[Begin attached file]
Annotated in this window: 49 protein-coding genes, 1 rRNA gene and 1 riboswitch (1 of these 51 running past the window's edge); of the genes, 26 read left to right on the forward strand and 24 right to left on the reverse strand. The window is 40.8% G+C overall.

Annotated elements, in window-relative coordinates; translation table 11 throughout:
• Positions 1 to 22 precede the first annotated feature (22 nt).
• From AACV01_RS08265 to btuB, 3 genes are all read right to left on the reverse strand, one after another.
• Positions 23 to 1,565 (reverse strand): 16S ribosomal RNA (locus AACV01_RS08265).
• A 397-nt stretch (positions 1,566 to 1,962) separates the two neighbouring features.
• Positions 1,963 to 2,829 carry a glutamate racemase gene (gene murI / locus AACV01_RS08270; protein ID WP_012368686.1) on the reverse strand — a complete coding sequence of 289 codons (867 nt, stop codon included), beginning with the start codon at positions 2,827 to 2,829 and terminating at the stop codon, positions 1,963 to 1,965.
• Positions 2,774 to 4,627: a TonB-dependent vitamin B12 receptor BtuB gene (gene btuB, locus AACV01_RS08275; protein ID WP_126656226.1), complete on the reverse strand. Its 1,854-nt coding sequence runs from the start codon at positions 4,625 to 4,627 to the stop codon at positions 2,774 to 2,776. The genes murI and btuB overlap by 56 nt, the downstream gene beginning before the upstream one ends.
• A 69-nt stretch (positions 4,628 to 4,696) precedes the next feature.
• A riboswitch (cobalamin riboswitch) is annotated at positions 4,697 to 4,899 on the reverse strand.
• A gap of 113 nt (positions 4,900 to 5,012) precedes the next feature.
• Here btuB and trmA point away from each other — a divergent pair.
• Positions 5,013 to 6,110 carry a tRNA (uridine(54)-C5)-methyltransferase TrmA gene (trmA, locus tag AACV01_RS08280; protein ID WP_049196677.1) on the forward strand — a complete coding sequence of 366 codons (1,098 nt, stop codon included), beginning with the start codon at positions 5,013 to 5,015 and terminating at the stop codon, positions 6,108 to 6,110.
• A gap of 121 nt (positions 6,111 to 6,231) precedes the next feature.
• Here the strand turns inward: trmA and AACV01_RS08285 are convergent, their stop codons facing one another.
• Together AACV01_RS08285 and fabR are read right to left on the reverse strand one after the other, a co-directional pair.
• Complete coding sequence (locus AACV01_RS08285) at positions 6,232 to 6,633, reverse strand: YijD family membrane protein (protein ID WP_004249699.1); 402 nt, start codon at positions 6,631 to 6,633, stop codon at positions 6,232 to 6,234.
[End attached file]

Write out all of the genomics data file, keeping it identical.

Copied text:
Annotated in this window: 49 protein-coding genes, 1 rRNA gene and 1 riboswitch (1 of these 51 running past the window's edge); of the genes, 26 read left to right on the forward strand and 24 right to left on the reverse strand. The window is 40.8% G+C overall.

Annotated elements, in window-relative coordinates; translation table 11 throughout:
• Positions 1 to 22 precede the first annotated feature (22 nt).
• From AACV01_RS08265 to btuB, 3 genes are all read right to left on the reverse strand, one after another.
• Positions 23 to 1,565 (reverse strand): 16S ribosomal RNA (locus AACV01_RS08265).
• A 397-nt stretch (positions 1,566 to 1,962) separates the two neighbouring features.
• Positions 1,963 to 2,829 carry a glutamate racemase gene (gene murI / locus AACV01_RS08270; protein ID WP_012368686.1) on the reverse strand — a complete coding sequence of 289 codons (867 nt, stop codon included), beginning with the start codon at positions 2,827 to 2,829 and terminating at the stop codon, positions 1,963 to 1,965.
• Positions 2,774 to 4,627: a TonB-dependent vitamin B12 receptor BtuB gene (gene btuB, locus AACV01_RS08275; protein ID WP_126656226.1), complete on the reverse strand. Its 1,854-nt coding sequence runs from the start codon at positions 4,625 to 4,627 to the stop codon at positions 2,774 to 2,776. The genes murI and btuB overlap by 56 nt, the downstream gene beginning before the upstream one ends.
• A 69-nt stretch (positions 4,628 to 4,696) precedes the next feature.
• A riboswitch (cobalamin riboswitch) is annotated at positions 4,697 to 4,899 on the reverse strand.
• A gap of 113 nt (positions 4,900 to 5,012) precedes the next feature.
• Here btuB and trmA point away from each other — a divergent pair.
• Positions 5,013 to 6,110 carry a tRNA (uridine(54)-C5)-methyltransferase TrmA gene (trmA, locus tag AACV01_RS08280; protein ID WP_049196677.1) on the forward strand — a complete coding sequence of 366 codons (1,098 nt, stop codon included), beginning with the start codon at positions 5,013 to 5,015 and terminating at the stop codon, positions 6,108 to 6,110.
• A gap of 121 nt (positions 6,111 to 6,231) precedes the next feature.
• Here the strand turns inward: trmA and AACV01_RS08285 are convergent, their stop codons facing one another.
• Together AACV01_RS08285 and fabR are read right to left on the reverse strand one after the other, a co-directional pair.
• Complete coding sequence (locus AACV01_RS08285) at positions 6,232 to 6,633, reverse strand: YijD family membrane protein (protein ID WP_004249699.1); 402 nt, start codon at positions 6,631 to 6,633, stop codon at positions 6,232 to 6,234.